I have thousands of pictures that were titled in full sentences. I am trying to automate a way to do clean them up with a single script, and then reuse that script as I add more pictures.

The general idea is to find the pictures that are malformed, then process them through a set of renames and formatting.

So far, I've used tools like 'find' and 'SED' and 'Rename' and even tried 'mv' and such....


  1. Remove words like in, an, the, on, etc. and commas, underscores, etc.

  2. Rename the first word in the file to the parent directory name as
    (Parent Directory) [filename nouns verbs tags].jpg.

  3. Title Case Every Word That Is Left.

  4. Run this against a folder and it's sub-folders.

  5. Remove duplicate words

  6. Create the format of "(Parent Folder) [Tag Tag Tag Tag Tag].ext"
    example: "/path/to/my/files/travel/Denver/(Denver) [July 2019 Sarah Saw Blue Bear].jpg"

Example Process:

  1. Find any files that do not start with "("
    (eliminating some search folders and special files that shouldn't be touched)

find /path/to/my/files/travel -not -path '*/\.*' -not -path "*Unsorted*" -not -path "*Tools*" -not -path "*Searches*" -type f \( -not -iname '(*' -not -iname '_*' -not -iname 'Icon*' -not -iname '∆*' \)

Results of the find

  • "/path/to/my/files/travel/Denver/My trip to Denver on July 2019 with Sarah and saw the blue bear.jpg"
  • "/path/to/my/files/travel/Tampa/Tampa Trip for work, 2018.png"
    . . . . and about 36000 other photos that I haven't iterated through.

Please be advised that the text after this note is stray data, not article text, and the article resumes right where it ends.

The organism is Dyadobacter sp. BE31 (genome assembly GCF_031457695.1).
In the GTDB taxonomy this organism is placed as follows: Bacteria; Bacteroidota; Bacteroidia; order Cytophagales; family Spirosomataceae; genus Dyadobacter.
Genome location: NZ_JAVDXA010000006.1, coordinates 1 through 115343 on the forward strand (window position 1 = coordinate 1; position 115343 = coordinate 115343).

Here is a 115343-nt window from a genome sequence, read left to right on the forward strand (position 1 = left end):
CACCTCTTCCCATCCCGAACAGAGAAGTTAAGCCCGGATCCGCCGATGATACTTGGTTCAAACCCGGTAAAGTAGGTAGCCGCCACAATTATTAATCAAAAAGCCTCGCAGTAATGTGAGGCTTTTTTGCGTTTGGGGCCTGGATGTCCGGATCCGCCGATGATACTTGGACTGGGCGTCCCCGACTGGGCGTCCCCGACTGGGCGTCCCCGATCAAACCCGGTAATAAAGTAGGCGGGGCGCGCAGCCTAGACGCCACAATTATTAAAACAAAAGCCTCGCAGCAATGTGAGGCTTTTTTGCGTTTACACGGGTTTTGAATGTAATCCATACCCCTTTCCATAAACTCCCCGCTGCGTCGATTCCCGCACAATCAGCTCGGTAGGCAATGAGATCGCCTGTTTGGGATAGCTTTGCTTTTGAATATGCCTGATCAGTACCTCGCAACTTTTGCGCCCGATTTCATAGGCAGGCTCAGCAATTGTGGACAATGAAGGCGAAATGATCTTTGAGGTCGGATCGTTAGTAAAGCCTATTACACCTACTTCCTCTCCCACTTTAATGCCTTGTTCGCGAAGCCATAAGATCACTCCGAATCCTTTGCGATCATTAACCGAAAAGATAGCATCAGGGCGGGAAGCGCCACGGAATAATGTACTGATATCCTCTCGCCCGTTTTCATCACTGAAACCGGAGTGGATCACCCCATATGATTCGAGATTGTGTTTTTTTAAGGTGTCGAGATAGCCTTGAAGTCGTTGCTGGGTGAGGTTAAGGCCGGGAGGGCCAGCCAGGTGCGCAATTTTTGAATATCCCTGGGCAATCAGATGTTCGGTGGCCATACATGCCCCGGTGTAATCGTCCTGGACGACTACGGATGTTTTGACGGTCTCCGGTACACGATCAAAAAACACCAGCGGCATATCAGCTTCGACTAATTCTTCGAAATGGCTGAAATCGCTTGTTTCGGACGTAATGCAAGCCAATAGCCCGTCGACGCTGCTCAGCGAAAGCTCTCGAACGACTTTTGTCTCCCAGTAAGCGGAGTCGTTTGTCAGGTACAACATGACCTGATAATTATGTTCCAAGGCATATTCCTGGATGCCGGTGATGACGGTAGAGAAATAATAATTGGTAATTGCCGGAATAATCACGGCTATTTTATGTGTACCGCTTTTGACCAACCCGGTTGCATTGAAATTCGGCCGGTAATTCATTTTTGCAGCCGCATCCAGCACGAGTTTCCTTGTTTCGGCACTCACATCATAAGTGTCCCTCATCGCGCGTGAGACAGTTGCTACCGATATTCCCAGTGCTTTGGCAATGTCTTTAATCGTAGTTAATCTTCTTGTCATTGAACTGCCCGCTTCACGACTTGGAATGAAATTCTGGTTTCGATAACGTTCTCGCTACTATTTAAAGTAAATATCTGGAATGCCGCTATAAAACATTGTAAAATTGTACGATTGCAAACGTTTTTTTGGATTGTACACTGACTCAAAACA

1. Pass those found files to a renamer, like SED or Rename? http://plasmasturm.org/code/rename
    rename -v --camelcase -X --trim --subst-all word1 word2 {filename}
    I suspect rename is just a wrapper for SED, but.. whatever works

  2. Iterate through all the potential renames that will need to be made, without replacing fractions of the word.
    for example, replacing "the" with "" should not trim "These" into "se"

Original Replacement
"The" ""
"In" ""
"Jul " "July"
"Colo Springs" "Colorado Springs"
"Daughter" "Sarah Jones"
" " " " <-- Double space to single space
"," " " <-- Replace commas with spaces, etc.

  1. Correct duplications.
    In the Example for Tampa, simply adding (Tampa) to the name would result in "(Tampa) Tampa Trip Work 2018.png"


When complete, the whole process would have renamed our example files:

  • "/path/to/my/files/travel/Denver/My trip to Denver on July 2019 with Sarah and saw the blue bear.jpg"

  • "/path/to/my/files/travel/Denver/(Denver) July 2019 Sarah Saw Blue Bear.jpg"

  • "/path/to/my/files/travel/Tampa/Tampa Trip for work, 2018.png"

  • "/path/to/my/files/travel/Tampa/(Tampa) Trip Work 2018.png"

Missing Piece(s):

  • I don't know how to pass a set of replacement words per file and iterate each file found in the find process
  • I don't know how to capture the parent directory name for the file
  • I am not sure how to eliminate duplicates

Am I even going down the right path here?
Any help would be appreciated.


I was able to find this https://stackoverflow.com/a/49778528/688243
So I applied it to my 'find' - so part of the puzzle is done - I have figured out how to find the files I need to correct.
I think the next step would be to iterate 'rename' or 'SED' through each file, by replacing the 'echo'....

for i in $(find /path/to/my/files/travel -not -path '*/\.*' -not -path "*Unsorted*" -not -path "*Tools*" -not -path "*Searches*" -type f \( -not -iname '(*' -not -iname '_*' -not -iname 'Icon*' -not -iname '∆*' \) ); 
    echo "$i"
unset IFS
  • 2
    A better design, IMHO is: Write a script in the language you feel comfortable with, that does whatever to a list of files (processes each file, detecting duplicates & undesired words, eventually doing the renaming (use echo mv until you're happy)), feed it with find . -type f -print0 | xargs -0 -r yourscript. Read man bash find xargs.
    – waltinator
    Commented Jul 27, 2021 at 1:16